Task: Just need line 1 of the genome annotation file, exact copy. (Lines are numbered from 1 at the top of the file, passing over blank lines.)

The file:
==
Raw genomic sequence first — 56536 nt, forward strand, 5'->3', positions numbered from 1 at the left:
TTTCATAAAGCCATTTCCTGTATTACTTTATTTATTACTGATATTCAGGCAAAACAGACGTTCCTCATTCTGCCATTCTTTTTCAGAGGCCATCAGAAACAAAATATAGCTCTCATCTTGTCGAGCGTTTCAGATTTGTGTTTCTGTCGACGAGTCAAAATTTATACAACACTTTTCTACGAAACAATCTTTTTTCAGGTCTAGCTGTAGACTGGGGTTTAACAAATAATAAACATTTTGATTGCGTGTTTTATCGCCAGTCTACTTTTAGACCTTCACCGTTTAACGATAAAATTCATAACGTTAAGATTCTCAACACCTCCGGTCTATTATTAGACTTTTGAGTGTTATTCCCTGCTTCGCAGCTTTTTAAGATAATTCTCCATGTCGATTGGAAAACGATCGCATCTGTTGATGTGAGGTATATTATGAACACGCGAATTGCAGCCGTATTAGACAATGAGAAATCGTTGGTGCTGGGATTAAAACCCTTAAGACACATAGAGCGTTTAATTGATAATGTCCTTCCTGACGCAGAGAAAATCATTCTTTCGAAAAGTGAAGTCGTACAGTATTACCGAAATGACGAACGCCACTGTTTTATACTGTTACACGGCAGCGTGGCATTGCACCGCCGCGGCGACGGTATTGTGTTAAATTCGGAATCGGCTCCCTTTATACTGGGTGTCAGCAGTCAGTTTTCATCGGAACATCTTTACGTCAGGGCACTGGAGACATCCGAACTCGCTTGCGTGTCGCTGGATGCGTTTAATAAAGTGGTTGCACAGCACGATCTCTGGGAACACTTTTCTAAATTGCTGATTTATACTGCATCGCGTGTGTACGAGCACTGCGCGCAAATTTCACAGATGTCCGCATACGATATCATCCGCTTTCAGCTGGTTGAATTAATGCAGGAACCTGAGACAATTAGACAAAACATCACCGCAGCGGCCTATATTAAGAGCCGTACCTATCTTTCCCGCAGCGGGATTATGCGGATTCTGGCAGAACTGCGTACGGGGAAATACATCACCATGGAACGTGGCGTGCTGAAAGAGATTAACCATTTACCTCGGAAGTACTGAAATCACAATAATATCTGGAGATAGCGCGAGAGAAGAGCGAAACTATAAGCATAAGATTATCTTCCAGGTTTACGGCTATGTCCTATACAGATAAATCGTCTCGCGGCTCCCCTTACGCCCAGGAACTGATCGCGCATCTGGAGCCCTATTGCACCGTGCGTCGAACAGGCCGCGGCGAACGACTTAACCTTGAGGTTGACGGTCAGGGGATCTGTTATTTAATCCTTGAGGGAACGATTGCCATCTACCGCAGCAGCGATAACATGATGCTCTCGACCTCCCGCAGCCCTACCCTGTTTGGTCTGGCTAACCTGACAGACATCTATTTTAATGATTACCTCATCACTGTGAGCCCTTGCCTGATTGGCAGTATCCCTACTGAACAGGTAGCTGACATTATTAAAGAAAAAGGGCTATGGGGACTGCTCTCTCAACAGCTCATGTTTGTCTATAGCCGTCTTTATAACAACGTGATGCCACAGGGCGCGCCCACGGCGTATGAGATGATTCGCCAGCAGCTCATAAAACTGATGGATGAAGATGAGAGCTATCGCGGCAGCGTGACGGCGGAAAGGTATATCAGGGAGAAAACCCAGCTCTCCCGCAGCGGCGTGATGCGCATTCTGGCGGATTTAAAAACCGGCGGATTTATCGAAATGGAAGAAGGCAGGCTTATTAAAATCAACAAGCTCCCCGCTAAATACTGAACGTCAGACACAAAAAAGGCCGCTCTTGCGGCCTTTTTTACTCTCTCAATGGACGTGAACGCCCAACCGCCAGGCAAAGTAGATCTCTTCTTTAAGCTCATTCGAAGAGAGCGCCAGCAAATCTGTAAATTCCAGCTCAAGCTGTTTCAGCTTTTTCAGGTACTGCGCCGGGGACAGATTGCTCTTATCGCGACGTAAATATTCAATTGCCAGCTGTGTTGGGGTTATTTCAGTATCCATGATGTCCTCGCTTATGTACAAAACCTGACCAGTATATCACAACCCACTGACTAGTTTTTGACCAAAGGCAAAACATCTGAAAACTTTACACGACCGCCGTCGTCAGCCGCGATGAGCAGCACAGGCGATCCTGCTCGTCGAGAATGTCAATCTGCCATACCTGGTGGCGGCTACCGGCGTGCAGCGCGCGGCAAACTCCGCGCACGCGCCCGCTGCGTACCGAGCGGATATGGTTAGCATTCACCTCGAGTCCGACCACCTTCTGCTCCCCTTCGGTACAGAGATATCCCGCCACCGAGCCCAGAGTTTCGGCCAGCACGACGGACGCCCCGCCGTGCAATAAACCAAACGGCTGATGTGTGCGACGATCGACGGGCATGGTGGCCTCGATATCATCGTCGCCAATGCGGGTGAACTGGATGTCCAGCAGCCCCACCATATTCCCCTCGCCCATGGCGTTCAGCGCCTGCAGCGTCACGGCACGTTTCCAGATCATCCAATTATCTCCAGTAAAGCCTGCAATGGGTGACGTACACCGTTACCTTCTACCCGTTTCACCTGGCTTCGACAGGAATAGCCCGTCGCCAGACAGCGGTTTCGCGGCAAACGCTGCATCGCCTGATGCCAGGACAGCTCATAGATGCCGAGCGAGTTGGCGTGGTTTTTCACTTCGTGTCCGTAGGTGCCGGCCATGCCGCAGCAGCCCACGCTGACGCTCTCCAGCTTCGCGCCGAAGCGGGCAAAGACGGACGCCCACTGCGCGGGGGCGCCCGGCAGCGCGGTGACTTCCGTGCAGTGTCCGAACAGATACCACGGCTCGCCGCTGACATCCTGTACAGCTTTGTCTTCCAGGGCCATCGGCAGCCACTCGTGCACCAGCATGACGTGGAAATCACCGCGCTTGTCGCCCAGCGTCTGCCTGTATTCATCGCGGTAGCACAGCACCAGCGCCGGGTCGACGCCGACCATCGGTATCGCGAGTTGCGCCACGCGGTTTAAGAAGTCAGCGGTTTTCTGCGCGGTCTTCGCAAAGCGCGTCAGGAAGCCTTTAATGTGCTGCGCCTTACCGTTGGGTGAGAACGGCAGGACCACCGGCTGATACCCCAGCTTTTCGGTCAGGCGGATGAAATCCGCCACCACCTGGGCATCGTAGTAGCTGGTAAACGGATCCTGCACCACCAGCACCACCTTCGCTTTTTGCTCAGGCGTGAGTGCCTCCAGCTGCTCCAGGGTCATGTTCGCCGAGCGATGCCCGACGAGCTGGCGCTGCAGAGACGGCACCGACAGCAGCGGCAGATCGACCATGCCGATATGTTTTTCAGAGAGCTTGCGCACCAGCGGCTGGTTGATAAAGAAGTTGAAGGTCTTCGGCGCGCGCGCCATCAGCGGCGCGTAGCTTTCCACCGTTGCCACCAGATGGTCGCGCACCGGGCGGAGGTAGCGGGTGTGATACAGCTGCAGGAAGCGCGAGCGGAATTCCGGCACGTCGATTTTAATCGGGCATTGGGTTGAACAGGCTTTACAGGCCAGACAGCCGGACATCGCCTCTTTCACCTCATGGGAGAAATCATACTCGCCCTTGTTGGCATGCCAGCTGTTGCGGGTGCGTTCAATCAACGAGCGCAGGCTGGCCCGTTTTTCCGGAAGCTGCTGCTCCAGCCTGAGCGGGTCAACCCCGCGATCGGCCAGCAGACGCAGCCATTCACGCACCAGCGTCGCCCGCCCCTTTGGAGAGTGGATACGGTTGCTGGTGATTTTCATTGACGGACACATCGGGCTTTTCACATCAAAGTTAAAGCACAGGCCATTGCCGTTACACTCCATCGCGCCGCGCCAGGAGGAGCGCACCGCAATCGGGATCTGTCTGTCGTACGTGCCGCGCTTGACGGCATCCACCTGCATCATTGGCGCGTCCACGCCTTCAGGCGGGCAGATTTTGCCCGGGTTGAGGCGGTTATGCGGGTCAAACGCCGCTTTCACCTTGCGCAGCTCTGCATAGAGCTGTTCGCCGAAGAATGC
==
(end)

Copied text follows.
Raw genomic sequence first — 56536 nt, forward strand, 5'->3', positions numbered from 1 at the left: